Some years ago at a pastor’s retreat I won flights for two to Barbados. Wendy and I were able to spend about three weeks down there. Yes I know; rough life as a pastor. What a wonderful place, but the best part of the trip for me was snorkelling. For at least three hours most days I was diving in that crystal clear water.
The spot I went most often was an old reef of about 10 acres in size. The coral, though dead or dying, was a maze of channels and small underwater ravines ranging in depth from six or seven feet to over twenty feet. Exploring through all that, looking into and under all the nooks and crannies and crevasses held almost endless fascination for me.
Wendy doesn’t share my passion for exploration nearly so much. For her the best thing about the trip was the opportunity to sit on the beach and read for a while and then go into the ocean and float and cool off; a wonderful time of relaxation. She did decide to put the mask on one day so she could see what I was so fascinated with. What she saw almost took her breath away, which isn’t necessarily a good thing if your face is under water.
There below her, right where she had been standing were dozens and dozens of small fish with flashing, brilliant colors and a spectacular variation in shapes and sizes. She was astounded that that she had been completely unaware of the richness and diversity that was right there around her.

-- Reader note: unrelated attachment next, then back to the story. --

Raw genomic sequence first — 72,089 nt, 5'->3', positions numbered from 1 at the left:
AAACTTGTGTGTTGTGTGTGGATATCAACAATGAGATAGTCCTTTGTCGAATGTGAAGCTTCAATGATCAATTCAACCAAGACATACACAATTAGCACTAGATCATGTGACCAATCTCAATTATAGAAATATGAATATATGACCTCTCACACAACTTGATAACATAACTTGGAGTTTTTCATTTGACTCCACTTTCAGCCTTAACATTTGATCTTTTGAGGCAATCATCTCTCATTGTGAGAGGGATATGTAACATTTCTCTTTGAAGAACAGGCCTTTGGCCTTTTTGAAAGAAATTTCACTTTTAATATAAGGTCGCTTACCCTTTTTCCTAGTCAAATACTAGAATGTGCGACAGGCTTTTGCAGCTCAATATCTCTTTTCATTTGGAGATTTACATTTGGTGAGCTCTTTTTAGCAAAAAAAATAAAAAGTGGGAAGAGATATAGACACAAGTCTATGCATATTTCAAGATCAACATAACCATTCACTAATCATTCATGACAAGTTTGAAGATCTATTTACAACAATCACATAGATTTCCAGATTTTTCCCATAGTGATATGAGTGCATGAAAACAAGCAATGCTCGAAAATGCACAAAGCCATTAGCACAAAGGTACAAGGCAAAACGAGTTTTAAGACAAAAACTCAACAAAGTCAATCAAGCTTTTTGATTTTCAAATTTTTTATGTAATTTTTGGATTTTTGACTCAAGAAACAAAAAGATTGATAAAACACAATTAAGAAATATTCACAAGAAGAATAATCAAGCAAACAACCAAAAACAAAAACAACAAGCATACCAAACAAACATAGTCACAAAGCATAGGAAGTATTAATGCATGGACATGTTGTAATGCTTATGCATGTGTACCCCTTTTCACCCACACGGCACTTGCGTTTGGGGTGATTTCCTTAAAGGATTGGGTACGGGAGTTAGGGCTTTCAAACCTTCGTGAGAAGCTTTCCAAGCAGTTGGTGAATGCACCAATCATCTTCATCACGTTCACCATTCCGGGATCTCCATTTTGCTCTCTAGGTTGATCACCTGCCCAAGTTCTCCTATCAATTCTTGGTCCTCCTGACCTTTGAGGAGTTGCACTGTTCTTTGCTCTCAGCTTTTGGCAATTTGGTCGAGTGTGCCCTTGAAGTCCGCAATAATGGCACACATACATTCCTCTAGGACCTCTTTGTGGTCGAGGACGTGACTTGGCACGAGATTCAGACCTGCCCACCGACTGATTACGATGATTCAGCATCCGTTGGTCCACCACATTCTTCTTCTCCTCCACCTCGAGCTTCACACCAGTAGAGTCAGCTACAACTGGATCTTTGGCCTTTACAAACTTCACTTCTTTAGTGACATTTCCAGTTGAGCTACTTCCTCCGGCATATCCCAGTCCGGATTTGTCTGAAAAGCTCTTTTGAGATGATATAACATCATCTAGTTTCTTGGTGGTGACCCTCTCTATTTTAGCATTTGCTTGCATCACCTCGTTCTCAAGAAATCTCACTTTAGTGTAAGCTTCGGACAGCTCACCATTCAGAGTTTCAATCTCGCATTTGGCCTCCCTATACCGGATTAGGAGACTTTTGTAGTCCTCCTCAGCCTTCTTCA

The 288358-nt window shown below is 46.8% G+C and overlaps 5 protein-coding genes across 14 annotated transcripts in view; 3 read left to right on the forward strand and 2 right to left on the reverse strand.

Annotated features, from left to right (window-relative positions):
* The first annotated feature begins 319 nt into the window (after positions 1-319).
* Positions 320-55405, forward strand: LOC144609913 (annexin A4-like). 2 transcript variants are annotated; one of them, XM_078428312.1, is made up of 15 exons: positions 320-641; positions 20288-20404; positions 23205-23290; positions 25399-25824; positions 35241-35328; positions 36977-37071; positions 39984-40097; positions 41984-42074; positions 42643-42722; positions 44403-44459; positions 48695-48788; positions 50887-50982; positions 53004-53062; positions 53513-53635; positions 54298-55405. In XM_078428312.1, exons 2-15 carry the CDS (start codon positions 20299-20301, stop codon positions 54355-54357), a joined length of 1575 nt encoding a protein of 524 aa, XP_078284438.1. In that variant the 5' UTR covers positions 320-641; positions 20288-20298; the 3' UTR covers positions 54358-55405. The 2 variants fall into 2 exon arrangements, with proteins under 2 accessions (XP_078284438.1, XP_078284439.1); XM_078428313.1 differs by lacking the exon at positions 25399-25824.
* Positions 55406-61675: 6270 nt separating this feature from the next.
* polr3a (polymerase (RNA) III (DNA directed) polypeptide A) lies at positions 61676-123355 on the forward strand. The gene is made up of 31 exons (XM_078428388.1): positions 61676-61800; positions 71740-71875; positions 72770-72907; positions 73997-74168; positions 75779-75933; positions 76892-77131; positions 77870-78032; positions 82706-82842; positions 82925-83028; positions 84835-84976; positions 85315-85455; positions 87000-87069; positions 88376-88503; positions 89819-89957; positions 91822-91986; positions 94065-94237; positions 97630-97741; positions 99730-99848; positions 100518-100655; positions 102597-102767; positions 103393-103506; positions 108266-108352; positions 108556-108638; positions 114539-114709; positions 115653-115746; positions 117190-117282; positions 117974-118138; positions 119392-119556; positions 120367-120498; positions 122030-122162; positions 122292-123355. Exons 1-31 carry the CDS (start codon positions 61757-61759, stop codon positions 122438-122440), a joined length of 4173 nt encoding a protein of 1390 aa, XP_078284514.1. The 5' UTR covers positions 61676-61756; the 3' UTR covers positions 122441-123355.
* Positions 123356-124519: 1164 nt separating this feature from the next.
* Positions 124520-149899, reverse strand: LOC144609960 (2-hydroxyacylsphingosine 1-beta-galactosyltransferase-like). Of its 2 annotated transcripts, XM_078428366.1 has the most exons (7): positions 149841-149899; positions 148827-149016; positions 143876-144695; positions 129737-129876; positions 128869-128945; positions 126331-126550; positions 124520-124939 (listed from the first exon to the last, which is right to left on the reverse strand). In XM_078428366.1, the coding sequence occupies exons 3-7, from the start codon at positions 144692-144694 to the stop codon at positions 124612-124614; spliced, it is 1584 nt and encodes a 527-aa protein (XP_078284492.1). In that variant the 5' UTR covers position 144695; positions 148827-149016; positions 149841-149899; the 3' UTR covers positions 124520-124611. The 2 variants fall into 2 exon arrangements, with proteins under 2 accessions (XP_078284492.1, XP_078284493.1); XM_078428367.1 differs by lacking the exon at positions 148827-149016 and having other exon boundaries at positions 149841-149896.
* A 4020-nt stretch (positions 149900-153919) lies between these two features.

For many of us, our relationship with God is much like that. We’re in the water, all wet even. We know and have experienced the ocean, but are mostly unaware of the richness and wonder that is available for us to experience with God.
May I suggest an exercise to help explore these depths? Go to 1 John 4:16 and find the part of that verse that says God is love. Now stop and spend at least five minutes to begin with (you will discover that at least a half hour becomes necessary eventually) and repeat that phrase. Roll it over in your mind; listen for God to communicate the depths and richness of that truth to your heart and soul and mind. If it helps, broaden your focus to the rest of verse 16 but no more.
This is what the Psalmist called meditation. Ps 48:9 Within your temple, O God, we meditate on your unfailing love. Ps 77:12 I will meditate on all your works and consider all your mighty deeds. Ps 119:148 My eyes stay open through the watches of the night, that I may meditate on your promises. Ps 119:27 Let me understand the teaching of your precepts; then I will meditate on your wonders. Ps 143:5 I meditate on all your works and consider what your hands have done. (NIV)
There are few who have explored the depths of God to the extent that David did, but the biggest reason is that we haven’t tried. It takes effort and discipline, and time. But it is so worth all that it costs.